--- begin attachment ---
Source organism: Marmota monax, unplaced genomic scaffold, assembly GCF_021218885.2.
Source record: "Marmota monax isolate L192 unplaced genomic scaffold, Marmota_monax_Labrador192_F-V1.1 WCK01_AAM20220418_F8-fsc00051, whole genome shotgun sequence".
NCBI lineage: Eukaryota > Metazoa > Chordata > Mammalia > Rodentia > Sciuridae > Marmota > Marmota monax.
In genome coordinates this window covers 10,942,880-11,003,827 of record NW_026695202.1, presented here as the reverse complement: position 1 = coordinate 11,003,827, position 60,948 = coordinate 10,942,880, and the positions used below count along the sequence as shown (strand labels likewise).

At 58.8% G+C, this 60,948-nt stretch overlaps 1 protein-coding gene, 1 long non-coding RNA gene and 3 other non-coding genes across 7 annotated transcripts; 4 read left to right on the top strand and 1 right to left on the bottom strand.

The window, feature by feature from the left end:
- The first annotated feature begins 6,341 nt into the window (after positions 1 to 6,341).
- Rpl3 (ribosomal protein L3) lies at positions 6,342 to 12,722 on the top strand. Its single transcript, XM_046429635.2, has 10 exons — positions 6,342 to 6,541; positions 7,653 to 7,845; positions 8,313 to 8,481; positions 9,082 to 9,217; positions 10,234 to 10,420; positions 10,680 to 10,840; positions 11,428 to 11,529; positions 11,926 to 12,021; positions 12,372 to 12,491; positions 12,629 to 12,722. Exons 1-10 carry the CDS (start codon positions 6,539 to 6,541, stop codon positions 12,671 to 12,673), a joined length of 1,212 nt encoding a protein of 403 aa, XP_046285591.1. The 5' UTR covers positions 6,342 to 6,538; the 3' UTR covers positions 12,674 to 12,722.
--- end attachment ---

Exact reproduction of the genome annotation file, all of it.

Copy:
Source organism: Marmota monax, unplaced genomic scaffold, assembly GCF_021218885.2.
Source record: "Marmota monax isolate L192 unplaced genomic scaffold, Marmota_monax_Labrador192_F-V1.1 WCK01_AAM20220418_F8-fsc00051, whole genome shotgun sequence".
NCBI lineage: Eukaryota > Metazoa > Chordata > Mammalia > Rodentia > Sciuridae > Marmota > Marmota monax.
In genome coordinates this window covers 10,942,880-11,003,827 of record NW_026695202.1, presented here as the reverse complement: position 1 = coordinate 11,003,827, position 60,948 = coordinate 10,942,880, and the positions used below count along the sequence as shown (strand labels likewise).

At 58.8% G+C, this 60,948-nt stretch overlaps 1 protein-coding gene, 1 long non-coding RNA gene and 3 other non-coding genes across 7 annotated transcripts; 4 read left to right on the top strand and 1 right to left on the bottom strand.

The window, feature by feature from the left end:
- The first annotated feature begins 6,341 nt into the window (after positions 1 to 6,341).
- Rpl3 (ribosomal protein L3) lies at positions 6,342 to 12,722 on the top strand. Its single transcript, XM_046429635.2, has 10 exons — positions 6,342 to 6,541; positions 7,653 to 7,845; positions 8,313 to 8,481; positions 9,082 to 9,217; positions 10,234 to 10,420; positions 10,680 to 10,840; positions 11,428 to 11,529; positions 11,926 to 12,021; positions 12,372 to 12,491; positions 12,629 to 12,722. Exons 1-10 carry the CDS (start codon positions 6,539 to 6,541, stop codon positions 12,671 to 12,673), a joined length of 1,212 nt encoding a protein of 403 aa, XP_046285591.1. The 5' UTR covers positions 6,342 to 6,538; the 3' UTR covers positions 12,674 to 12,722.